Students Teaching Greek!

One of my former Greek gladiators sent me a wonderful email this morning. It meant a lot to me. Here's what he wrote:
"I must have done something right last year, because the Greek students returned for more. And this time they brought their friends (so we started back at the beginning). Every Saturday morning when we study Greek together I am reminded of my great appreciation for you and your godly influence in my life."
Thank you for encouraging me, Alex. To God be all the glory. I wish more of our students would take what they're learning with Greek and teach it in their local churches. Is there any subject one studies in seminary that they couldn't do in the churches right where they serve? I don't think so.

Here are eight recommendations I can give you if you want to teach Greek in your local church. First, open it up to anyone and everyone! Encourage pastors around the community to get involved (even the ones that aren't part of your denomination or non-denomination denomination). You know what I'm saying? Don't be cliquey.

Second, think about how you can maximize the course. Think about when the class should be offered. There might be a time or day that is better for all of the students. Consider sending out a survey and figuring out when the best options are. This might help you get a better response. Don't think exclusively about your own calendar.

Third, broadcast the class live over the Internet. You speak the most-spoken language in the world (if it's English). You might be surprised who would benefit from "sitting" in the class.

Fourth, offer the classes for free (with a small exception). Be clear about the expectations you have for the students. If you want them to memorize vocabulary and do all the translations, tell 'em so up front. In fact, give them your desired expectation for how much time outside of the class that they ought to be investing in this study. Charge them the time they invest outside the class plus prayers. If you ask me, I found the prayers to be a nice non-monetary remuneration using a spiritual commodity (don't tell my boss!).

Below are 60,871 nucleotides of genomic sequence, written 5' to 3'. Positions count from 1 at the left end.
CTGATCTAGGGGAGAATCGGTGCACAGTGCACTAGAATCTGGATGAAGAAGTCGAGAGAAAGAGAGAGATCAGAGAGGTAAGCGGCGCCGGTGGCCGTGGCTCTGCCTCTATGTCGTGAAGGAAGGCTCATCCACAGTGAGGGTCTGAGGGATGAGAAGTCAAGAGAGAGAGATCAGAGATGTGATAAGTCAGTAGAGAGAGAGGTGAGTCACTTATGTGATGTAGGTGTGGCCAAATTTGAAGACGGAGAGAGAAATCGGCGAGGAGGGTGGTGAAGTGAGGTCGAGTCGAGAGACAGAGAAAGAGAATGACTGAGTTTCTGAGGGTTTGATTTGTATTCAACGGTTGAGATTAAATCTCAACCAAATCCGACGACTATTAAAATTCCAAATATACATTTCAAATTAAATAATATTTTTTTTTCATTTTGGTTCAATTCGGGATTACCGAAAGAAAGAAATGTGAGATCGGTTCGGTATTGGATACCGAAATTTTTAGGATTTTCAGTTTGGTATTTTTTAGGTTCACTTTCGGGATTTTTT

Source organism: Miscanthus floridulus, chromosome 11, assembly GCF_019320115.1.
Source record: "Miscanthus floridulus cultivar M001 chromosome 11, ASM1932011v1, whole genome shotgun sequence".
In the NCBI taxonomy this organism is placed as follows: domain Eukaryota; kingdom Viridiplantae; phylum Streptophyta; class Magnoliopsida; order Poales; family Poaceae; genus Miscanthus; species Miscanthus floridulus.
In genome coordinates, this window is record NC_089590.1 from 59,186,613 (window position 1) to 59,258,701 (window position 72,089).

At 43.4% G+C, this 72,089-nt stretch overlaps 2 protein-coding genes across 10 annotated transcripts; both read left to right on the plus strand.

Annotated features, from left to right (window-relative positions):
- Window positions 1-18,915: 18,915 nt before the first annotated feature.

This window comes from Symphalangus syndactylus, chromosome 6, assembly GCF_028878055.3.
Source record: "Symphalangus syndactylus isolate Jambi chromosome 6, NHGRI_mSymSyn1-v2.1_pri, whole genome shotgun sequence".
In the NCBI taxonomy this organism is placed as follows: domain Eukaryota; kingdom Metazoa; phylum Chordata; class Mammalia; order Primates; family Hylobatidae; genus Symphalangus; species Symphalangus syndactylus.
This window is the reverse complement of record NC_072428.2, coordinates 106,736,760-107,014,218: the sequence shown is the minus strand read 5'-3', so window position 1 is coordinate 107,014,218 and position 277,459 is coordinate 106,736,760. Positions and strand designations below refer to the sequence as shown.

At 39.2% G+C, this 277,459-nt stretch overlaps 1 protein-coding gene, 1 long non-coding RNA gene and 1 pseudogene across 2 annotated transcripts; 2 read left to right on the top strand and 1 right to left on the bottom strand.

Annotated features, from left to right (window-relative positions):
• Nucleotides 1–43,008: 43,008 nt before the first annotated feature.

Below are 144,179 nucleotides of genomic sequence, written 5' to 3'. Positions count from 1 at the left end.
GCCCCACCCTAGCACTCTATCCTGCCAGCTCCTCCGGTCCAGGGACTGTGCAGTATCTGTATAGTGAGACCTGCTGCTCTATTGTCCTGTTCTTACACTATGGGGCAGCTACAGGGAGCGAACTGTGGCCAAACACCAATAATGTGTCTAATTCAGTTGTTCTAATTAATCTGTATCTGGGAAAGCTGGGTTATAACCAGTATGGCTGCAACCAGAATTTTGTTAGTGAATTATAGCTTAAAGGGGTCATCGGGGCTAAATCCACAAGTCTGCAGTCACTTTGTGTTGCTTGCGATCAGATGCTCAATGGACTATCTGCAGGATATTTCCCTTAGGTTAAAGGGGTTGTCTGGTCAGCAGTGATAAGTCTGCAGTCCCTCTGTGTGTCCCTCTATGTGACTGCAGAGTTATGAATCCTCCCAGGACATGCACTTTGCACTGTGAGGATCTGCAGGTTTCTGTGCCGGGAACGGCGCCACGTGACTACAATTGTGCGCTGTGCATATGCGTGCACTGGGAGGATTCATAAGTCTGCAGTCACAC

Fifth, teach them how to do things using Greek (e.g., word study, analyze a syntactical issue, biblical and theological analyses, etc.).

Sixth, count the cost. Are you going to teach the Greek course even if there is one student? What if they all drop out or dwindle away?

Seventh, spend more time in class doing quick practices and cooperative learning!!!! Spend less time lecturing and sharing what students got for their translation exercise homework!!!!

Eighth, if you give quizzes, make sure you go over them in class and incorporate them into your teaching time.

Here's a couple of pics from Alex's class in Virginia. One thing he didn't learn from me–to write legibly on the whiteboard. I write on the whiteboard like Russell Crowe in "A Beautiful Mind." Well, not quite that bad (I hope).



Friday, June 26, 2015

ALGNT Estará Disponible En Software Bíblico Logos

El libro Aprenda a leer el griego del Nuevo Testamento estará disponible en un tremendo recurso para los estudios bíblicos, Software Bíblico Logos. Está ofrecido ya antes de su publicación y por un precio muy cómodo. Puedes leer las noticias aquí. Y aquí está su reseña: 
"Esta gramática introductoria escrita por David Alan Black es tremendamente útil y fácil de usar. Con su ayuda aprender griego es más sencillo que nunca, poniendo al alcance de cualquiera la gran bendición que supone poder interpretar el lenguaje original del Nuevo Testamento. En sus páginas se mantiene la discusión sobre la gramática lo más básica posible. Las explicaciones son simplificadas, y se incluyen los vocabularios esenciales. Tiene muchos ejercicios que están diseñados para preparar al estudiante para los cursos prácticos subsiguientes en la exégesis, mientras que el énfasis lingüístico sienta las bases para cursos posteriores en la gramática. Si quieres estudiar el Nuevo Testamento con un nuevo enfoque y profundidad, este libro te ayudará en gran manera."

ALGNT Pre-Pub On Logos Bible Software

Logos Bible Software just announced Aprenda a leer el griego del Nuevo Testamento on Logos. It's available for a special pre-pub price. If you speak Spanish, want to learn Greek, and have Logos Bible Software, you'll want to check it out. If you ask me, this is just another of the many reasons to get Logos. My own study of the Bible wouldn't be the same without my Logos library.


Tuesday, June 23, 2015

Teaching The Word On July 4th Weekend

I'll be speaking at Riva Trace Baptist Church on Sunday, July 5th. I'm looking forward to walking our church through a portion of the Gospel of John that is near and dear to my heart. John 1:35-42 really ministered to me last month. I've been working through different parts of the Gospel for the book I'm writing on Peter and discipleship. I've been asking the Lord for an opportunity to share what I learned, and here's the perfect opportunity. I can't wait.


That's One Beautiful Sunset!

It stormed like crazy up here this evening. We didn't get a rainbow. No reminder tonight that God will not destroy the earth again by way of flood. But we did get a beautiful reminder of his grandeur and wonderful power and creativity with this most beautiful sky. We live in a day of technology. When we want to see a sunset, many of us will Google "sunset." I'll say this: Nothing on Google, absolutely nothing, compares to being outside and seeing a sky like the one we saw tonight. It's different to look into a screen and see what was; it's better to be underneath and look up at the heavens with all of their beauty.